As Brazil’s Presidential Race Intensifies, Violence Against LGBTQ People Soars

With the imminent runoff vote between far-right presidential candidate Jair Bolsonaro and leftist Fernando Haddad polarizing Brazil, there has been a remarkable increase in politically motivated attacks and hate crimes targeting women, black people, and LGBTQ people — bringing even more controversy to the political dispute.

One day after the first round, in the women’s bathroom of one of Rio de Janeiro’s most traditional schools, a sentence written on the wall was found: “Dykes will die lol”

“We will not accept any manifestations of prejudice, which will be fought with firmness,” read the note from the institution. The offender hasn’t been identified.

In Nova Iguaçu, trans woman Jullyana Barbosa was beaten up with an iron bar, as the aggressors started shouting homophobic insults. “I hope Bolsonaro wins to kill this garbage,” Barbosa claims to have heard from them.

“They are using Bolsonaro to attack us,” she told UOL. She got 10 stitches to the head at the medical station.

Last Tuesday, a transgender woman was stabbed to death in the downtown area of São Paulo. A witness said the aggressors were also shouting “Bolsonaro” during the attack on the streets.

And the list of recent hate crimes goes on.

Despite defending radical public security measures, Bolsonaro’s negative statements on the LGBTQ community throughout his political career can be read as an incentive to violence, say his critics and opponents.

“My adversary foments violence, including a culture of rape,” his leftist rival Fernando Haddad said in an interview with AFP, recalling an episode when Bolsonaro told a congresswoman she didn’t “deserve” to be raped by him.

The Not Him Movement

Jair Bolsonaro has dismissed the attacks as isolated. “If a guy wearing one of my T-shirts goes too far, what do I have to do with it?” he argued. “I ask people not to practice this, but I have no control over millions and millions of people who support me.”

The candidate himself suffered an act of violence during a campaign rally in Juiz de Fora, Minas Gerais. While being carried on the shoulders by supporters in July, a man stabbed him in the abdomen. Bolsonaro was taken to the hospital, and had to undergo an intestinal surgery. He’s been recovering since then, and claims that he won’t take part in any televised debates with his opponent because of his condition. The suspect was arrested.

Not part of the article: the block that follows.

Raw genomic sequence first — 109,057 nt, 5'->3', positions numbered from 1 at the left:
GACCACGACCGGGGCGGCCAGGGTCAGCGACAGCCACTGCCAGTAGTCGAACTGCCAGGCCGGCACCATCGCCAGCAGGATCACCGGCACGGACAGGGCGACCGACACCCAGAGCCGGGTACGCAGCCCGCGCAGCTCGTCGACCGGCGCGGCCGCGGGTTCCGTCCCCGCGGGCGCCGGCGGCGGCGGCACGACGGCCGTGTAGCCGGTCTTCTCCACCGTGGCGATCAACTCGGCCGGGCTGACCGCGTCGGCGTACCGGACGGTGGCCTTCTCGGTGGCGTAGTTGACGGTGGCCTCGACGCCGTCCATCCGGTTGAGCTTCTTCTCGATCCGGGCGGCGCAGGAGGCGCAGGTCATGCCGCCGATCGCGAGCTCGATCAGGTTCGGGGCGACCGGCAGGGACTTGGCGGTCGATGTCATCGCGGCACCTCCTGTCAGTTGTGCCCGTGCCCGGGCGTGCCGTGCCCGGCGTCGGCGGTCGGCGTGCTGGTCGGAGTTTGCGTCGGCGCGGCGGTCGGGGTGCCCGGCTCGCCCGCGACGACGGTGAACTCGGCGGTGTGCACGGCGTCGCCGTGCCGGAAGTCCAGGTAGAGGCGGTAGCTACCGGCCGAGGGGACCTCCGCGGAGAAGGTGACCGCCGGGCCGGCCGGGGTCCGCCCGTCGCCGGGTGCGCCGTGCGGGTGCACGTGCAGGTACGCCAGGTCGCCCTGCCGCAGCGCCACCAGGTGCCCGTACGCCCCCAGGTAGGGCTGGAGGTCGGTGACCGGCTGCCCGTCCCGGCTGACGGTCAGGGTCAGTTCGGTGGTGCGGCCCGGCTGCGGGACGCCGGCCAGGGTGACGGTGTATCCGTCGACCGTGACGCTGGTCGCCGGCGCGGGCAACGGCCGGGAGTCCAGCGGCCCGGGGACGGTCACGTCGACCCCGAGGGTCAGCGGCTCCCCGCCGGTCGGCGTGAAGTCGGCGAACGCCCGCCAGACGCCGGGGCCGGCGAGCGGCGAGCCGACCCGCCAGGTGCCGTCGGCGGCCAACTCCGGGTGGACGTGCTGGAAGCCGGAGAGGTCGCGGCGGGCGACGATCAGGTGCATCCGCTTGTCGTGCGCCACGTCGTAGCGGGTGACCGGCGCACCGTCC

Radical manifestations of voters on the internet are also helping set the tone of the election. The hashtag #EleNão [#NotHim] became a popular catchphrase to express opposition to Bolsonaro’s candidacy.

By the end of September, demonstrators in every state and in the Federal District participated in anti-Bolsonaro protests, with a total of 114 cities. In response to the movement, Bolsonaro supporters marched in favor of the candidate in 40 cities in 16 states, according to G1.

During the electoral race period in Brazil, more than 70 violent attacks and threats of this nature have occurred since September 30, according to a survey conducted by organizations Open Knowledge Brasil, Pública, and Brasil.io.

Speaking to INTO, Open Knowledge Brasil’s executive director Natália Mazotte explains that these numbers were based on cases reported by trustworthy sources and local news outlets. Even though they can’t be considered precise, nationwide data, it’s an alarming indication of all the violence faced by minorities in the countryone of the deadliest for LGBTQ people.

Last week, a Grindr security warning started being displayed to Brazilian users of the app, a mechanism primarily deployed in countries where homosexuality is still illegal. “Following the recent election, members of the Grindr community raised concerns about this escalating violence. Take steps to keep yourself safe this week,” the notification advised.

“Reports of violence against members of the LGBTQ+ community have been brought to our attention by several local organizations,” executive director of the Grindr for Equality program Jack Harrison-Quintana stated. “This has prompted our team to issue a safety reminder to our Brazilian users with a link to our online safety guide if they need additional resources or information.”

Other platforms, such as Vítimas da Intolerância [Victims of Intolerance, in free translation], launched in October, and Mapa da Violência [Violence Map, in free translation], are gathering dozens of reports of physical and verbal aggression as well. The NGO Aliança Nacional LGBTI has been compiling reports, which can be sent by the victims or witnesses via email.

However, while mobilization to protect LGBTQ folks continues, it’s being met with resistance at every step.

A startup recently launched a game named “Bolsomito 2k18”, marketed by the Steam digital platform, and created with the premise of confronting feminists, gays, and social movements. Users control an avatar of the candidate Bolsonaro, a character who beats women, black people, and gay people to gain points and “defeat the evils of communism,” as described by the game developer, BS Studios, on the platform.

A recent Datafolha election poll of voter intentions for the Oct. 28 runoff vote shows that Bolsonaro had 59% of voter support compared to Haddad’s 41%. As his chances continue to look more and more promising —  many are left considering the future of LGBTQ violence in a nation facing one of its deadliest moments in recorded history.


Humberto Abdo

Humberto Abdo is a culture reporter based in São Paulo city, Brazil, where he writes about film, nightlife, and gender issues for print and digital media.

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